Stress and Coping Strategies

Stress and Coping Strategies

According to the Mental health Foundation, stress  is our body’s natural response to pressure as the result of certain situations, environments, or life events that can be both positive and negative. Stress can take physical, cognitive, and emotional tolls on our overall functioning and well-being, and may look very different to many of us.

Often stress can often stir up feelings of overwhelm and a feelings of a lack of control. These responses to stress alert us that there is a potential threat which is often displayed through our nervous system responses to stress (i.e. fight, flight, freeze, or fawn). In some instances, we may experience such extreme stress that it can be difficult to return our nervous system to a state of calm. Our ability to cope can depend on a number of factors including our genetics, personality, life events, as well as our social and economic circumstances.


Coping refers to the efforts we make to manage situations that we have identified as potentially harmful or stressful. In order to effectively cope with stress, it is imperative that we are armed with a variety of coping strategies (not just one) to apply in real life situations.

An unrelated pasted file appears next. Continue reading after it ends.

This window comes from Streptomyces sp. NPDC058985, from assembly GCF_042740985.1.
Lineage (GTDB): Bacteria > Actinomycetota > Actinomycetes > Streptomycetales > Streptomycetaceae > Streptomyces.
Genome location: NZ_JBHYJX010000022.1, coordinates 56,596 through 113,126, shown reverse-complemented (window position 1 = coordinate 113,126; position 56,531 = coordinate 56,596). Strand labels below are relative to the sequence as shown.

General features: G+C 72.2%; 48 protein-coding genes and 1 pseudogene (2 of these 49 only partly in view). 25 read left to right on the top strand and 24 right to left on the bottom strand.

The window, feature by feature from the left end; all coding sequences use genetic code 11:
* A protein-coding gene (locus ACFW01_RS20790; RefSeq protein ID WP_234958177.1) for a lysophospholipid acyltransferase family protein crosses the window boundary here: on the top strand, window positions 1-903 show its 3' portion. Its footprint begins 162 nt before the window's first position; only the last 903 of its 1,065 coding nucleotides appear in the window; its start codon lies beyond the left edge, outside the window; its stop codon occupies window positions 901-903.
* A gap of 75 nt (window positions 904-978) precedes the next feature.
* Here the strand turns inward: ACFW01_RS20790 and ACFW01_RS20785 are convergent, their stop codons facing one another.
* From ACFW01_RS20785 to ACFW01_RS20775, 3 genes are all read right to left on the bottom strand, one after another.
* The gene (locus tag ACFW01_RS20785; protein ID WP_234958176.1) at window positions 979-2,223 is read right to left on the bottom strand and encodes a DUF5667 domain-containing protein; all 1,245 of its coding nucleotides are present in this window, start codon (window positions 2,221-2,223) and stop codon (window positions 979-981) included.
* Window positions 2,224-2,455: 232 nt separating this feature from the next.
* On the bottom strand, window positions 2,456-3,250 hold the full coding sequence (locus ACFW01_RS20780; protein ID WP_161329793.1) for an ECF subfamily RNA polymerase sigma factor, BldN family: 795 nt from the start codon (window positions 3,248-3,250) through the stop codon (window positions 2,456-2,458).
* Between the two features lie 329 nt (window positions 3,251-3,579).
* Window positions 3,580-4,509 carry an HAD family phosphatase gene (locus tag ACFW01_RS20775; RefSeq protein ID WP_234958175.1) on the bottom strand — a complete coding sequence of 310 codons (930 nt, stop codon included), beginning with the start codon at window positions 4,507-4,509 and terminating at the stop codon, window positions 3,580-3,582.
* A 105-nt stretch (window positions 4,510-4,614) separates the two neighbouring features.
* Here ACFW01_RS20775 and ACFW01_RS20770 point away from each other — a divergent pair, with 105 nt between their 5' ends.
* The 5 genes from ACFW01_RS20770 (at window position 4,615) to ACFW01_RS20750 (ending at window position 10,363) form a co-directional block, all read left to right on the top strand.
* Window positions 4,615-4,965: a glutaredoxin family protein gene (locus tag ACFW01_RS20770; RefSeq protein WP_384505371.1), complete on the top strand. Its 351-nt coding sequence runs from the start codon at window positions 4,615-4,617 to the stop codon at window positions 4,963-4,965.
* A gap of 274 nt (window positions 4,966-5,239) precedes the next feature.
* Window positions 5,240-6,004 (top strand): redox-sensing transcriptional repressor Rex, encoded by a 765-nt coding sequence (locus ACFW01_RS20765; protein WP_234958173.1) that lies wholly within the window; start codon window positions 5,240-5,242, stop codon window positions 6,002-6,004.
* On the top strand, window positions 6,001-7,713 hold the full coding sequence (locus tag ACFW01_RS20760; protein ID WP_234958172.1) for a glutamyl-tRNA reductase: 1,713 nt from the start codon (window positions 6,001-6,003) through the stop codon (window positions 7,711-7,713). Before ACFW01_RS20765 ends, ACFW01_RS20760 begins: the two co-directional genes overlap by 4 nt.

Unhealthy coping strategies may include:
  • Avoidance behaviours
  • Over or under sleeping
  • Poor nutritional habits
  • Impulsive spending
  • Substance use
  • social withdrawal
  • self-harm
Healthy coping strategies may include:
  • Exercise
  • Talking about it
  • Social support
  • Healthy eating habits
  • Adequate sleep
  • Relaxation Techniques
  • Seeking professional help

While stress may look differently to different individuals, stress can be managed in a healthy way. Psychotherapy can provide more effective ways of thinking, reacting and behaving to help reduce and eliminate symptoms of stress through the development of personalized healthy coping strategies.